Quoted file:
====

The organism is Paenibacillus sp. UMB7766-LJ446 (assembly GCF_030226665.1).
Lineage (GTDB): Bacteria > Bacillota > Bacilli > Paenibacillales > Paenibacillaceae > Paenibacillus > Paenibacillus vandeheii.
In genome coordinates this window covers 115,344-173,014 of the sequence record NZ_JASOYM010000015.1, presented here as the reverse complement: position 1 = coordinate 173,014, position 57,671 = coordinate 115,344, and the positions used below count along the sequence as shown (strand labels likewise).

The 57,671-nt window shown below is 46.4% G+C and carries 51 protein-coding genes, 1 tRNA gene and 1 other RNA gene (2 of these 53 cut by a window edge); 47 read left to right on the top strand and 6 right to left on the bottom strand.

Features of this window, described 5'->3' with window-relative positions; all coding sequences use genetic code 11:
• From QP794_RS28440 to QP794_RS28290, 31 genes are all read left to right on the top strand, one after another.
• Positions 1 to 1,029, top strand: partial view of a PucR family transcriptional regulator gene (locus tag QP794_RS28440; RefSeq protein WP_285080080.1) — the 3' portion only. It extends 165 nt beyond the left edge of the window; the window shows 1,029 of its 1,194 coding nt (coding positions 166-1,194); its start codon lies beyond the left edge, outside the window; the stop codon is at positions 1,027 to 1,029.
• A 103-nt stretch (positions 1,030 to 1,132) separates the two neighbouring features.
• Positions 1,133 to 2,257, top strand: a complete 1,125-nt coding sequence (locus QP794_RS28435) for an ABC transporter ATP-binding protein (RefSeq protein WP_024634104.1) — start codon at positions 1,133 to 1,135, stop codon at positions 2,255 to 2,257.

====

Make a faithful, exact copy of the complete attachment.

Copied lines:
The organism is Paenibacillus sp. UMB7766-LJ446 (assembly GCF_030226665.1).
Lineage (GTDB): Bacteria > Bacillota > Bacilli > Paenibacillales > Paenibacillaceae > Paenibacillus > Paenibacillus vandeheii.
In genome coordinates this window covers 115,344-173,014 of the sequence record NZ_JASOYM010000015.1, presented here as the reverse complement: position 1 = coordinate 173,014, position 57,671 = coordinate 115,344, and the positions used below count along the sequence as shown (strand labels likewise).

The 57,671-nt window shown below is 46.4% G+C and carries 51 protein-coding genes, 1 tRNA gene and 1 other RNA gene (2 of these 53 cut by a window edge); 47 read left to right on the top strand and 6 right to left on the bottom strand.

Features of this window, described 5'->3' with window-relative positions; all coding sequences use genetic code 11:
• From QP794_RS28440 to QP794_RS28290, 31 genes are all read left to right on the top strand, one after another.
• Positions 1 to 1,029, top strand: partial view of a PucR family transcriptional regulator gene (locus tag QP794_RS28440; RefSeq protein WP_285080080.1) — the 3' portion only. It extends 165 nt beyond the left edge of the window; the window shows 1,029 of its 1,194 coding nt (coding positions 166-1,194); its start codon lies beyond the left edge, outside the window; the stop codon is at positions 1,027 to 1,029.
• A 103-nt stretch (positions 1,030 to 1,132) separates the two neighbouring features.
• Positions 1,133 to 2,257, top strand: a complete 1,125-nt coding sequence (locus QP794_RS28435) for an ABC transporter ATP-binding protein (RefSeq protein WP_024634104.1) — start codon at positions 1,133 to 1,135, stop codon at positions 2,255 to 2,257.